Sunday, December 18, 2005


I am a big fan of the classic monsters and monster movies. Interestingly, I am so without having seen any of them, practically! I mainly know them from later movies, from comic books, and from books. (I read Mary Shelley's Frankenstein, for instance.)
So I jumped at the chance when I found out of a great opportunity to get a whole bunch of the most classic monster movies at once on DVD, and even at a excellent price. It has three or four Frankenstein movies, and the same for Dracula and Wolf Man. And it has a couple of interesting documentaries. It also has small busts of those three gentlemen, in surprisingly fine quality. This is the MONSTER LEGACY COLLECTION.
The link above leads to Amazon USA. If you can get it, I recommend the UK edition, which has four extra films, The Mummy, Creature from the Black Lagoon, Phantom of the Opera, and The Invisible Man. It is not quite as easy to find, but I found it at Blah DVD.

I don't know why I, like many people, have such an affinity for monsters. They just be weally weally cool.
What is a monster? Is it an evil creature or person? Is it a deformed creature/person? Is it something inhuman? I am not sure what the basic of it is.


Anonymous said...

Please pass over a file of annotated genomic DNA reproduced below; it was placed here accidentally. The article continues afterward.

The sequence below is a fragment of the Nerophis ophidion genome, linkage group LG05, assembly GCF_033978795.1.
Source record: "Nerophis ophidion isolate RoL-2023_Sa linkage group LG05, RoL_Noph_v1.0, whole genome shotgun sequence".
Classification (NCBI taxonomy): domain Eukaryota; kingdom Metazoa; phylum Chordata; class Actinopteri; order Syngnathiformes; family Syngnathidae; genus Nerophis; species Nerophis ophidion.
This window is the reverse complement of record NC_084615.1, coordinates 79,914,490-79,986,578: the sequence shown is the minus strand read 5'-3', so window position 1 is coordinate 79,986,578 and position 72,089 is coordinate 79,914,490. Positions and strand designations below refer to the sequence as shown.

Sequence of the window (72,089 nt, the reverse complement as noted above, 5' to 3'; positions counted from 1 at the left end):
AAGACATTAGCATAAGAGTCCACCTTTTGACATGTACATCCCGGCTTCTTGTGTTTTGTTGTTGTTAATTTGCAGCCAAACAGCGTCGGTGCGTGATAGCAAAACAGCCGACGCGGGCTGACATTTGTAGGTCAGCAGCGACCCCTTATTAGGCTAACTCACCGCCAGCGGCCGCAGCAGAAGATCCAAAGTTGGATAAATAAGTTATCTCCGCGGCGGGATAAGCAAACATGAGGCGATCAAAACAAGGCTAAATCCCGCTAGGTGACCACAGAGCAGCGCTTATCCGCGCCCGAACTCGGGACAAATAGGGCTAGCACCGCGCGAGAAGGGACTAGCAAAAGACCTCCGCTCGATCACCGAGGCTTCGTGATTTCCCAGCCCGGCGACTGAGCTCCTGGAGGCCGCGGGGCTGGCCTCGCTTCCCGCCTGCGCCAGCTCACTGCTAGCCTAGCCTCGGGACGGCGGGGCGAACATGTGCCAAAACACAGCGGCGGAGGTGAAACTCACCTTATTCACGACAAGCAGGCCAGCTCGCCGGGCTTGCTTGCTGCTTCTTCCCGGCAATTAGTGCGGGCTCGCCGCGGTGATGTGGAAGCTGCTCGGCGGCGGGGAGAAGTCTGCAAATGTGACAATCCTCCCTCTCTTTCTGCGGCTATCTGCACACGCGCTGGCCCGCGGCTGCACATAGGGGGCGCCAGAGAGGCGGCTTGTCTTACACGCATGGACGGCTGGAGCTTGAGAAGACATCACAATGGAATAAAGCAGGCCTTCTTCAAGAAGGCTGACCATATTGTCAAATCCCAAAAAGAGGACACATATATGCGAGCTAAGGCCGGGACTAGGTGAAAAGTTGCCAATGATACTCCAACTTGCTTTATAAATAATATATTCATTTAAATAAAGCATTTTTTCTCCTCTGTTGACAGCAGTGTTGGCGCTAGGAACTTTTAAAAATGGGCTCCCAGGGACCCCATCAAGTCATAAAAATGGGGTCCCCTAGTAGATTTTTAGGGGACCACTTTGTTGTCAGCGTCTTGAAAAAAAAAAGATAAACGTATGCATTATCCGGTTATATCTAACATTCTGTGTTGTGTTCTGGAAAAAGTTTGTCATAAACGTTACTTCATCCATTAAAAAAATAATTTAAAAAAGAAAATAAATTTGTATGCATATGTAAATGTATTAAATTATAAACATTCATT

Here's an interesting recommend for you, being a computer-using kind of one of my all-time favorite monster movies, the' monster' is a computer! It's called " Colossus: The Forbin Project", and I assure you that, dated technology aside, it's white knuckles from beginning to end. Briefly, two computers dedicated to missile defenses get to be pals and decide to take over the world for the good of humanity. Farfetched as it sounds, the net effect is scary as HELL! I urge one and all to check it out.

Eolake Stobblehouse said...

Aha. I read the book Colossus decades ago, it was good. Didn't know there was a movie. Would think it be a bit meager on action, there was none in the book that I recall.

Swifty said...

I've recently begun a book, entitled 'The Seven Basic Plots' by Christopher Booker. The premise of the book is, as the title suggests, in all of literature, there are only 7 basic plots. One of them is 'Overcoming The Monster'. It's suggested that these themes are mental archetypes, forming part of the way our psyche is formed. Which would explain why everywhere in the world, without exception, stories are essentially the same. So I'm suggesting you like Monsters simply because you're human. Not very satisfactory I know, but if I get any more insight after finishing the book, I'll give you an update!!!